Why we publish on paper
A literary magazine’s wave against the online tide.
Masturbation is a solitary business, writing a public one. This pretty much sums op the poetics of Strak, the illustrated literary magazine I run with author Jeroen Aalbers since this year. Every six months, we publish a collection of short stories and poetry, without too much poppycock.
Above of all, we want to give the readers a good time, because other literary magazines or weblogs bore them enough with dear diary poetry and whiny literature. And what to think of all those reviews and interviews?
‘Skip that secondary shit’, the reader says. ‘If I would’ve wanted to read that, I would’ve enrolled in literature class at University.’ So none of that in Strak.
We do use a lot of pictures, because, like Alice already said: ‘What’s the use of a book without pictures?’. Hunter S. Thompson thought the same, so who can disagree with us?
Besides these guidelines for our contents, Strak also publishes – other than most literary magazines nowadays – on paper. So no PDF or EPUB, but an old-fashioned offset printed booklet in sparkling black-and-white with one offset colour. Why?
On the one hand, because we are romantic. The magazines of my teenage years consisted of copy-pasted DIY-zines. I still have each and every one of them and I will not easily throw them out. Those booklets are mine, whereas a story on the internet is everyone’s. Internet is the culture of access, but we still support the culture of property. Owning the original gatefold sleeve of Electric Ladyland (with little felt tip marks underlining the favourite song of the previous owner) is much more precious than lossless flacs with a 100 % log in your iTunes.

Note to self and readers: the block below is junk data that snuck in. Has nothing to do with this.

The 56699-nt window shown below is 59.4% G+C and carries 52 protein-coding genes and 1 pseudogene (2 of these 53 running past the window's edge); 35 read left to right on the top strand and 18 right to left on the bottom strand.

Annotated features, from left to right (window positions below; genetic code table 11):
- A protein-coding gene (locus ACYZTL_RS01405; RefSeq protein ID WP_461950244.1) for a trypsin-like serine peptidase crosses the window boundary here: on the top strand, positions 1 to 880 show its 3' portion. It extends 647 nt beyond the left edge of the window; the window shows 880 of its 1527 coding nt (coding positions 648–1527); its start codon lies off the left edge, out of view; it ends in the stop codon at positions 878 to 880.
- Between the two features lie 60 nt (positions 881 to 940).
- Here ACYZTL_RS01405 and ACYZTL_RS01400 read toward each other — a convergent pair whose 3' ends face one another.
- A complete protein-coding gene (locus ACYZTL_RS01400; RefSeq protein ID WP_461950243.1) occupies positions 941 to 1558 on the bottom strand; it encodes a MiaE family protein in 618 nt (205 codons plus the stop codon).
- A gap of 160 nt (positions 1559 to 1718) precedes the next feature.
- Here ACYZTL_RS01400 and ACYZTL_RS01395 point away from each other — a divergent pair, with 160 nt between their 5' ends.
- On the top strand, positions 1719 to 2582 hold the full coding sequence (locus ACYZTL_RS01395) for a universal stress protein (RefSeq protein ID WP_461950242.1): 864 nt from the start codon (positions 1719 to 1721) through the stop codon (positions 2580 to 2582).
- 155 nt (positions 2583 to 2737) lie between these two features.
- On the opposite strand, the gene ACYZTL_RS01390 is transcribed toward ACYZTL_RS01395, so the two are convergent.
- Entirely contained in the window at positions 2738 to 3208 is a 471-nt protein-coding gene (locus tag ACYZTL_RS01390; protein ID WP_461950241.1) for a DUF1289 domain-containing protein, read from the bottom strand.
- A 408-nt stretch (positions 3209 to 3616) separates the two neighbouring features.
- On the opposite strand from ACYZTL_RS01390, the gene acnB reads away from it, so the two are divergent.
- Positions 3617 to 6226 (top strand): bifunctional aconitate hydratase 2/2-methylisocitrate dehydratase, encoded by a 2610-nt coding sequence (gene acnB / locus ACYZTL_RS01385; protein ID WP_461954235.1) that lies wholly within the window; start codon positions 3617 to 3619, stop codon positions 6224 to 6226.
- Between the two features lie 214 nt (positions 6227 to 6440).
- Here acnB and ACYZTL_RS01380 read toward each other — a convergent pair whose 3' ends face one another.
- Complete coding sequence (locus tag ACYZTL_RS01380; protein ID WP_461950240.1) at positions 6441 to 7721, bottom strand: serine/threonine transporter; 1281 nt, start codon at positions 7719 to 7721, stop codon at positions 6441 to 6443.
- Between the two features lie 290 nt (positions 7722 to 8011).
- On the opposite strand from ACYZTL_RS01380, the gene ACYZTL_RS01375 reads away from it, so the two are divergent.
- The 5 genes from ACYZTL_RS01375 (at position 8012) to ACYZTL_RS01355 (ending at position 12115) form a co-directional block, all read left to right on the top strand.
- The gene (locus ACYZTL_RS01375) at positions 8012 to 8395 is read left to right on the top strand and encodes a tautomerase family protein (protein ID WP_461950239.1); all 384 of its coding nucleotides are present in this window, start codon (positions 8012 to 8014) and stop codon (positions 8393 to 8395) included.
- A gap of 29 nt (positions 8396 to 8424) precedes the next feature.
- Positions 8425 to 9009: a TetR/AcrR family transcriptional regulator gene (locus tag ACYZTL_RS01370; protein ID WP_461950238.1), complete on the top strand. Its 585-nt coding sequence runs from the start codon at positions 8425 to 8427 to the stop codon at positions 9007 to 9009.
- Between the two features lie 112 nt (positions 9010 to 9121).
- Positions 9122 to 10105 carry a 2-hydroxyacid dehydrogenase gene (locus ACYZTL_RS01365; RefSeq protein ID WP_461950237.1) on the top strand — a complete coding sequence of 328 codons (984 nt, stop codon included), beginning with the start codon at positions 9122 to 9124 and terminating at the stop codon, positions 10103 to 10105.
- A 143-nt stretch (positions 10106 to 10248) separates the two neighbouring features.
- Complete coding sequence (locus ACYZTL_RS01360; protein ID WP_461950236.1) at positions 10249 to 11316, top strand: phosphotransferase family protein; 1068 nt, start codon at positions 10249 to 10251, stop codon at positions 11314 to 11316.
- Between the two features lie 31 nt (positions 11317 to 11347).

There are also some rational reasons to manifest physically in this digital age. The ones that do not yet own an E-reader or iPad (still by far the largest part of the population), need to find their literary relaxation on weblogs. But people do not read on the internet, they browse. With three screens opened at once and a bank payment being made halfway through, makes online reading significantly more stressful than on the couch, with a nice story in your hands. The readers is much more concentrated. Our magazine deserves this analogue attention, that is why we choose for print.
And you can actually take our magazine outside and read it in the sun. You can even throw it on the floor and jump on it. Try that with an iPad!
The two most handsome editors of Holland and masterminds behind Strak.
Interestingly enough, the idea for Strak came to us, when we came aware of the growing group of young, talented authors around us that published mainly online and had their own share of followers on their own weblogs, but could not find their way into regular, printed media. Between these writers there was also no cross-inspiration or growth. It was silent water/web.
The stories and poems we publish in our magazine all underwent an editors and rewrite round. Young writers got comments through an other pair of eyes, than that of their own in-crowd. This increased the quality of their work.
The new generation is characterised by its flexible nature and that is exactly what we are. Although our love lies with printed media, we will soon also be available on the iPad. This will not replace our magazine. On the contrary. This will remain our base. We chose for this path, because we make this magazine not only for ourselves, but for a wide audience. And if it makes them happy to read off an iPad or E-reader, they can be our guest.